‘Serious irregularities’ at prison where Epstein died, says US attorney general
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US Attorney General Bill Barr said Monday there were "serious irregularities" at the jail where Jeffrey Epstein died of an apparent suicide, and pledged to pursue any co-conspirators in the sex trafficking case.
"I was appalled and indeed the whole department was, and frankly angry, to learn of the Metropolitan Correctional Center's failure to adequately secure this prison," Barr told reporters.
"We are now learning of serious irregularities at this facility that are deeply concerning and demand a thorough investigation.
"The FBI and office of the inspector general are doing just that. We will get to the bottom of what happened and there will be accountability," he added.
Barr's comments came after media reports said Epstein had been taken off suicide watch following an apparent suicide attempt last month.
US newspapers also reported that prison guards were working overtime due to major staff shortages at the facility and that Epstein had been left without a cellmate, which was against protocol.
Epstein, a convicted pedophile who hobnobbed with countless politicians and celebrities over the years, was found dead in his cell Saturday while awaiting trial on federal charges he trafficked underage girls for sex.
The discovery came a day after a court released documents in which one of Epstein's alleged victims claimed she was forced to have sex with well-known American political and business personalities. They have all denied the allegations.
Even though Epstein's criminal prosecution is over, Barr said prosecutors would pursue cases against anyone else involved in his alleged crimes.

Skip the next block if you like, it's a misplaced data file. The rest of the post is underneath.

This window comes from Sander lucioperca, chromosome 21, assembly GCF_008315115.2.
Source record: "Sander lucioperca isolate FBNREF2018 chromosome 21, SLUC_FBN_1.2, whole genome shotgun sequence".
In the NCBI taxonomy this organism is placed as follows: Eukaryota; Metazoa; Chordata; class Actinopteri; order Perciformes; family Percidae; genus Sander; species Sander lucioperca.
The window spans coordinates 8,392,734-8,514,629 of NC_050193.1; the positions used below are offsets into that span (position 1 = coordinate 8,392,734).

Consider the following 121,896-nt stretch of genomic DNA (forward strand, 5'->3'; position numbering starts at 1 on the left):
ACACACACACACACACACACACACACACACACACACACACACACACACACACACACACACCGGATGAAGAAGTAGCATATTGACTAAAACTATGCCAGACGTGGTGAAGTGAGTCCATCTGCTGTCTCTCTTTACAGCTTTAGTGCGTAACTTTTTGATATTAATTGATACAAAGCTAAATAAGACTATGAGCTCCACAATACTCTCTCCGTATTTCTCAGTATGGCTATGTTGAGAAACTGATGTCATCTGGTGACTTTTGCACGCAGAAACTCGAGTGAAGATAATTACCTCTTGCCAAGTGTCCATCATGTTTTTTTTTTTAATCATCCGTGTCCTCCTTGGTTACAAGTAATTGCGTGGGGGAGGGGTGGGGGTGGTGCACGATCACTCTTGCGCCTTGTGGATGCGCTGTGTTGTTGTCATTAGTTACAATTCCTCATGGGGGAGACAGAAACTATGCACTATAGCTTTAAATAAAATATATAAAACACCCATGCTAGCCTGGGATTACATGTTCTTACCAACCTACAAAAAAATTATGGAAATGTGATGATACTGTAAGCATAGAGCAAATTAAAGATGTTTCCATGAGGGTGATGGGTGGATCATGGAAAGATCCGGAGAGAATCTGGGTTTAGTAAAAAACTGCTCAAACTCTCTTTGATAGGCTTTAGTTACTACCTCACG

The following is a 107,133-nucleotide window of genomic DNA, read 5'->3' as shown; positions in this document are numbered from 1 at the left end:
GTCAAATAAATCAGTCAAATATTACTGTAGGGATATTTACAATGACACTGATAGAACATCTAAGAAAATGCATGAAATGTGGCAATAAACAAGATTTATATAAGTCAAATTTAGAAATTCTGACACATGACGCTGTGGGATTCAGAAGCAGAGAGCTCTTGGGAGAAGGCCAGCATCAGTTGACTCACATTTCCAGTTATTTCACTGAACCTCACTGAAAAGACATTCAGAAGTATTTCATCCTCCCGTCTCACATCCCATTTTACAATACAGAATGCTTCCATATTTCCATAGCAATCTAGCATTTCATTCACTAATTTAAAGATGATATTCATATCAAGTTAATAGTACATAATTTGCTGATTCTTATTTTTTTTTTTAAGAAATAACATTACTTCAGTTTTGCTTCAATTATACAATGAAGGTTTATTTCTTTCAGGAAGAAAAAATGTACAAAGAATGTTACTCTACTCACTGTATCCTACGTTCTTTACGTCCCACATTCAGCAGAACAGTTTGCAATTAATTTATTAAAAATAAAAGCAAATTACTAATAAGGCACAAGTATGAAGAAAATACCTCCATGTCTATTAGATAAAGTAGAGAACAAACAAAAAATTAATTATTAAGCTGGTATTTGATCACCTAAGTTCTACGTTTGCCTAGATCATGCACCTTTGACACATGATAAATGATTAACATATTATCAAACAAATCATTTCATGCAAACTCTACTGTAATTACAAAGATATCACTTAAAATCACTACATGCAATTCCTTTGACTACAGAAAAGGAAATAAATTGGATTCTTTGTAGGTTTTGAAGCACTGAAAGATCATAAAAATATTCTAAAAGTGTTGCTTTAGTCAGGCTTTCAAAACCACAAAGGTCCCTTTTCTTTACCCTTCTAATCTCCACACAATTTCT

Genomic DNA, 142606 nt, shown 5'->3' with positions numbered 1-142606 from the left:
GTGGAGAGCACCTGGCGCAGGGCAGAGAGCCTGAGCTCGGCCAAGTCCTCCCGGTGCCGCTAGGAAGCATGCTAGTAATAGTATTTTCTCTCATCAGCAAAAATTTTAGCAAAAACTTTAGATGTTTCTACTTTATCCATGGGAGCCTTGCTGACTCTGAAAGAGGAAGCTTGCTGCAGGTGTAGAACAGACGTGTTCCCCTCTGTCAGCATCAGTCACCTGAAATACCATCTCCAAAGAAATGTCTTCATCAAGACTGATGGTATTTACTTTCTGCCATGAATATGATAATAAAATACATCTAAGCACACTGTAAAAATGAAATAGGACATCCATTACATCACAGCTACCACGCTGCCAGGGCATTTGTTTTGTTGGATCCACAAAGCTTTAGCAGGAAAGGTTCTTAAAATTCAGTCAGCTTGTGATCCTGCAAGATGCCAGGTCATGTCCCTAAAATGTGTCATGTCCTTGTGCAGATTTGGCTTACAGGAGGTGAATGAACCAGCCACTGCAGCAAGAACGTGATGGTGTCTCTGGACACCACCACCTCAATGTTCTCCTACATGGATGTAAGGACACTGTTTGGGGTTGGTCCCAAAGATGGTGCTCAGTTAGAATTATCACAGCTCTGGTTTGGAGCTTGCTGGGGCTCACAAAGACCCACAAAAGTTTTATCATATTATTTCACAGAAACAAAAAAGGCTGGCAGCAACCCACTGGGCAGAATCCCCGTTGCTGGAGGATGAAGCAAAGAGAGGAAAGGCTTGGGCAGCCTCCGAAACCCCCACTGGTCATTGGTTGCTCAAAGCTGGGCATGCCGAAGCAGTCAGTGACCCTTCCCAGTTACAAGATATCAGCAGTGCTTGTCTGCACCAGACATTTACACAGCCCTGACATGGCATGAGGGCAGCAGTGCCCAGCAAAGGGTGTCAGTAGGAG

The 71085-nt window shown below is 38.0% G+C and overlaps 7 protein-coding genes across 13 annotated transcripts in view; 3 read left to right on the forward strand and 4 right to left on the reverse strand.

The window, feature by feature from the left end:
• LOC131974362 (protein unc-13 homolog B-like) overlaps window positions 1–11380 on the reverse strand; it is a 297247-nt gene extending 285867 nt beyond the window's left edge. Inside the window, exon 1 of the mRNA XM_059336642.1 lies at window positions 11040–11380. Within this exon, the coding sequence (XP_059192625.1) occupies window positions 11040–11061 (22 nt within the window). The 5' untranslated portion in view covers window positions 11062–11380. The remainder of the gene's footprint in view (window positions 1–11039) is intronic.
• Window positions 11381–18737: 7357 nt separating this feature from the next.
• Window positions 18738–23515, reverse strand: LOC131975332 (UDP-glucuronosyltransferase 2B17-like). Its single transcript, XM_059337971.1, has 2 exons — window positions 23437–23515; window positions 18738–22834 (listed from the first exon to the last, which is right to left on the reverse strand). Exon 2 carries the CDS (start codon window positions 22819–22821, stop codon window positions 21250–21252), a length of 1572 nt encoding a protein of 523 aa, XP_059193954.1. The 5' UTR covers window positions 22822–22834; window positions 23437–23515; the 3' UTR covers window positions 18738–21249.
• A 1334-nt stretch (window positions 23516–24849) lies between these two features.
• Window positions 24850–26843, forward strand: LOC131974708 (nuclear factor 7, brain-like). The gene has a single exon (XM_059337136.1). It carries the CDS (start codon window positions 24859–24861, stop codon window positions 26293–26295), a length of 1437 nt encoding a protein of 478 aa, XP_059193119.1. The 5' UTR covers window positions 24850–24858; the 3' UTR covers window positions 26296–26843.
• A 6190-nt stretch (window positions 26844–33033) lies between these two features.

"Let me assure you this case will continue on against anyone who was complicit with Epstein. Any co-conspirators should not rest easy. The victims deserve justice and they will get it," he said.
Epstein, 66, had been charged with one count of sex trafficking of minors and one count of conspiracy to commit sex trafficking of minors.
Prosecutors said Epstein sexually exploited dozens of underage teens, some as young as 14, at his homes in Manhattan and Palm Beach, Florida, between 2002 and 2005.
The young women were paid hundreds of dollars in cash to massage him, perform sexual acts and to recruit other girls, prosecutors alleged.
Epstein, who faced up to 45 years in prison if convicted, denied the charges.
Epstein -- whose friends included Donald Trump, former president Bill Clinton and Britain's Prince Andrew -- had been convicted in 2008 in a Florida state court of paying young girls for sexual massages at his Palm Beach mansion.
Those men have all denied knowing anything about Epstein's alleged crimes.
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